Executable uninstallers are vulnerable^WEVIL (case 12): Avira Registry Cleaner allows arbitrary code execution with escalation of privilege

From: Stefan Kanthak <stefan.kanthak@nexgo.de>
To: fulldisclosure@seclists.org
Cc: bugtraq@securityfocus.com
Subject: Executable uninstallers are vulnerable^WEVIL (case 12): Avira Registry Cleaner allows arbitrary code execution with escalation of privilege
Date:


Hi @ll,

avira_registry_cleaner_en.exe, available from
<https://www.avira.com/en/download/product/avira-registry-cleaner>
to clean up remnants the uninstallers of their snakeoil products
fail to remove, is vulnerable: it loads and executes WTSAPI32.dll,
UXTheme.dll and RichEd20.dll from its application directory
(tested and verified under Windows XP SP3 and Windows 7 SP1).


For software downloaded with a web browser this is typically the
"Downloads" directory: see
<https://insights.sei.cmu.edu/cert/2008/09/carpet-bombing-and-directory-poisoning.html>,
<http://blog.acrossecurity.com/2012/02/downloads-folder-binary-planting.html>
and <http://seclists.org/fulldisclosure/2012/Aug/134>

Additionally see
<https://blogs.msdn.microsoft.com/oldnewthing/20101111-00/?p=12303>:
the above named DLLs are delay-loaded.
You had been warned, kids!


Due to the application manifest embedded in the executable which
specifies "requireAdministrator" Windows' "user account control"
runs it with administrative privileges ("protected" administrators
are prompted for consent, unprivileged standard users are prompted
for an administrator password); execution of WTSAPI32.dll, UXTheme.dll
and/or RichEd20.dll thus results in an escalation of privilege!

If WTSAPI32.dll, UXTheme.dll or RichEd20.dll gets planted in the
users "Downloads" directory per "drive-by download" this
vulnerability becomes a remote code execution WITH escalation of
privilege.


Proof of concept/demonstration:
~~~~~~~~~~~~~~~~~~~~~~~~~~~~~~~

1. visit <http://home.arcor.de/skanthak/sentinel.html>, download
   <http://home.arcor.de/skanthak/download/SENTINEL.DLL>, save
   it as WTSAPI32.dll in your "Downloads" directory, then copy it
   as UXTheme.dll and RichEd20.dll;

2. download avira_registry_cleaner_en.exe from
   <https://www.avira.com/en/download/product/avira-registry-cleaner>
   and save it in your "Downloads" directory;

3. execute avira_registry_cleaner_en.exe from your "Downloads"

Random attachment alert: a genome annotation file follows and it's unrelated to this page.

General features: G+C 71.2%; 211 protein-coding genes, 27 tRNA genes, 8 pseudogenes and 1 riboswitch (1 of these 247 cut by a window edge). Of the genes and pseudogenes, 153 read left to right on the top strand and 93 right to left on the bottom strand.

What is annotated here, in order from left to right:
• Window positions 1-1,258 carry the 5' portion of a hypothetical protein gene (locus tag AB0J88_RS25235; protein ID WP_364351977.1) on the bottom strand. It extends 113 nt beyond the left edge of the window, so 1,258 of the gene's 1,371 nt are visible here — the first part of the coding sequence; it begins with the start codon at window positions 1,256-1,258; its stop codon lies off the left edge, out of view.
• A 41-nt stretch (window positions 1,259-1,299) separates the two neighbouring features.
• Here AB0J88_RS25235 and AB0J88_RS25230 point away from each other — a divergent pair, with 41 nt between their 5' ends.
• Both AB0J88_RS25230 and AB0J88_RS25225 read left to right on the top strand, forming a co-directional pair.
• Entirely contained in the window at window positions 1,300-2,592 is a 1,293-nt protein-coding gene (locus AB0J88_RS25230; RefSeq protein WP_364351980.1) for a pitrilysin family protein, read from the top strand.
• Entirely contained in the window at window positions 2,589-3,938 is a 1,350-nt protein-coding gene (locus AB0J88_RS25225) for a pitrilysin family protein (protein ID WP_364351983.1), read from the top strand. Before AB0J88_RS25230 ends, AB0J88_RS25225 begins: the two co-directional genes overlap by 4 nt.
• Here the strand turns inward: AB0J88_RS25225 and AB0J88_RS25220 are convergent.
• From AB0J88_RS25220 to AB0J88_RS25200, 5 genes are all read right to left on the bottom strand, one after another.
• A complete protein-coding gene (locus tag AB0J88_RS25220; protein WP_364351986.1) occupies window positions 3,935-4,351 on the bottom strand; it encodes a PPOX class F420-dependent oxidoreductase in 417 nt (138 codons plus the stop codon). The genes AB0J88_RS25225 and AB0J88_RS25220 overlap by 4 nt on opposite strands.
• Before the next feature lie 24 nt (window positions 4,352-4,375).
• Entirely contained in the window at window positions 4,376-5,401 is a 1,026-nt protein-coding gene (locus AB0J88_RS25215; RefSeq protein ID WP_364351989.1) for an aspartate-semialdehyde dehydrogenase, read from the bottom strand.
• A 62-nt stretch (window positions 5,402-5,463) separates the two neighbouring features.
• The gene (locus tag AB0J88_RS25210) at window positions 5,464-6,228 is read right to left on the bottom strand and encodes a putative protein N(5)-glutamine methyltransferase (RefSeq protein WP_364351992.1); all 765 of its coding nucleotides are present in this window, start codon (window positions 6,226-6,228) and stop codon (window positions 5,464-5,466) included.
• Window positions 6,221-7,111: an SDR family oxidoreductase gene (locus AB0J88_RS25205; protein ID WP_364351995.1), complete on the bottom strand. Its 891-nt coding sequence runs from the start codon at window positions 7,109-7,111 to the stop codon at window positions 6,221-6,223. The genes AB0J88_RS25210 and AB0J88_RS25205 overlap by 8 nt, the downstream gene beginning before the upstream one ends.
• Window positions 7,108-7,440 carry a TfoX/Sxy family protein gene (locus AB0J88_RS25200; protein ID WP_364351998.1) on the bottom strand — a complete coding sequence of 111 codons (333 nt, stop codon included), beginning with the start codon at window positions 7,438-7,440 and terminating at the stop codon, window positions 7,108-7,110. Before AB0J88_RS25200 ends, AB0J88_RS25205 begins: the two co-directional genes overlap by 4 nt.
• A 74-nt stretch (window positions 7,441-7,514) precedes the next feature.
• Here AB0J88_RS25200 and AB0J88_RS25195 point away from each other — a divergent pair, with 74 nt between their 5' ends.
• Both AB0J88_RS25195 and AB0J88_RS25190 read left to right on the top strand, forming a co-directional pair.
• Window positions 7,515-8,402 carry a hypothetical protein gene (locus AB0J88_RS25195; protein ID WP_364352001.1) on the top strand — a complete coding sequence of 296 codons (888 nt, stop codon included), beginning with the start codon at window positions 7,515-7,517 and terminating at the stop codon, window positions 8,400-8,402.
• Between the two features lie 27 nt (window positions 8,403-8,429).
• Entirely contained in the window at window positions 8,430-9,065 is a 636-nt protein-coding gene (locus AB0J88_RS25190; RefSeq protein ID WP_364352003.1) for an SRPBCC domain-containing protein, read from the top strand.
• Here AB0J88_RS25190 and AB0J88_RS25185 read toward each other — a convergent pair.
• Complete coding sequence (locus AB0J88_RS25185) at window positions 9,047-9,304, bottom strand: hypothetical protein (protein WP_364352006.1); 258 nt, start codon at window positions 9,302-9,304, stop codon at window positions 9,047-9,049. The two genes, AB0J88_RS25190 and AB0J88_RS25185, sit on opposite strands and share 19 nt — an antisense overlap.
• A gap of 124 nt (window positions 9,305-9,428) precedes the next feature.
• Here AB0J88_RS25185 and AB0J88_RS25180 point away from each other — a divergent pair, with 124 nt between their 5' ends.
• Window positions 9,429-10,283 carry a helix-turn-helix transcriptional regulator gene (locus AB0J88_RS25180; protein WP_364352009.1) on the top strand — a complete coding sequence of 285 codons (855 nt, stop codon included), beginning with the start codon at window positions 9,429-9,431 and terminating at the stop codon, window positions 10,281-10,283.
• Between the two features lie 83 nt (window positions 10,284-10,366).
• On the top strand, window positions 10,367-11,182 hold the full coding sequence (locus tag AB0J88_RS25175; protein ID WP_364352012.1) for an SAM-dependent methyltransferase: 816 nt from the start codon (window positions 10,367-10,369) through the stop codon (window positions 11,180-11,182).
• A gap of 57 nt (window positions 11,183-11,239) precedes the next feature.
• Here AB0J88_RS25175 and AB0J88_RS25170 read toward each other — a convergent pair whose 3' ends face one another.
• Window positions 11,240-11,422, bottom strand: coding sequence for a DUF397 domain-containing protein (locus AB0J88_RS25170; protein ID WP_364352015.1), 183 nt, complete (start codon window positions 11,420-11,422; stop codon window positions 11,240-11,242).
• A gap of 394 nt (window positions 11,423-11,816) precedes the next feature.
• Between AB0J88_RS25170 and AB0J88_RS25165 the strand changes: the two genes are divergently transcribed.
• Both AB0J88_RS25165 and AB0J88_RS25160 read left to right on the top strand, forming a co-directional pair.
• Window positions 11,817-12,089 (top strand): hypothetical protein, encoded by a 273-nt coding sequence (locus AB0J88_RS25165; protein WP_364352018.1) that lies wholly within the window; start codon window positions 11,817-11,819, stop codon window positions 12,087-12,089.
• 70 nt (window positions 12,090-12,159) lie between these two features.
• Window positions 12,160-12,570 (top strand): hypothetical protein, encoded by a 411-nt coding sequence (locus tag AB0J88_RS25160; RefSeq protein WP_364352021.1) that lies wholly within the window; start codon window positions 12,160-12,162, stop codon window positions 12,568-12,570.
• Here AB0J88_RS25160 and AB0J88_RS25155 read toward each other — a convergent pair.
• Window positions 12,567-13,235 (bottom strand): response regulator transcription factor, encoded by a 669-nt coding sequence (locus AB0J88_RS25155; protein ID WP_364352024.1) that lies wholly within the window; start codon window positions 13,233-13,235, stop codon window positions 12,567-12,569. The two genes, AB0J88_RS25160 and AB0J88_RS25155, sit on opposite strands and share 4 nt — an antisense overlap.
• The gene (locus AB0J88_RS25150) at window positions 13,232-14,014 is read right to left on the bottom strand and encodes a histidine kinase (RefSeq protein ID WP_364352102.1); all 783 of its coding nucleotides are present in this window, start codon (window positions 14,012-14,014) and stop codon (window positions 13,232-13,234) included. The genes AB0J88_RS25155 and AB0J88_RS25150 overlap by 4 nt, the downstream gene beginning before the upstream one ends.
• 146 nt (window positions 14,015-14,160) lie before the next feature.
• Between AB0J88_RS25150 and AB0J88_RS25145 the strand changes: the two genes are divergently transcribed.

directory;

4. notice the message boxes displayed from WTSAPI32.dll, UXTheme.dll
   and/or RichEd20.dll placed in step 1.


stay tuned
Stefan Kanthak


Timeline:
~~~~~~~~~

2015-11-15    vulnerability report sent to vendor

2015-11-16    vendor acknowledges receipt

2015-11-17    vendor verifies vulnerability report and anounces to
              publish a fix within two weeks

2015-11-18    asked vendor to request a CVE identifier and check
              their other executable (un)installers too

2015-11-19    vendor replies:
              "We updated our compiler and its runtime to a version
               which should mitigate the attack vector and modified
               the DLL load order"

2015-12-08    notification from vendor:
              "We released a fixed version today"

2015-12-08    your "fixed" cleaner still loads the named DLLs

2015-12-09    response from vendor, asking how I verified execution
              of UXTheme.dll, with screenshot of "Process Monitor"
              showing the tell-tale line
              "C:\Users\...\Downloads\CRYPTBASE.dll    NAME NOT FOUND"

2015-12-09    see <http://seclists.org/fulldisclosure/2015/Nov/101>

              sent SAFER.log produced on Windows XP and Windows 7 to
              vendor; also told them to look at the screenshot!

2015-12-17    response from vendor:
              "We don't see a vulnerability in the attempt to load
               CRYPTBASE.dll from the application directory as shown
               by Process Monitor. We think we fixed the reported
               vulnerabilities and will not provide another fix."

OUCH!
I really LOVE snakeoil vendors who DON'T care about the safety and
security of their customers.

2015-12-18    report published





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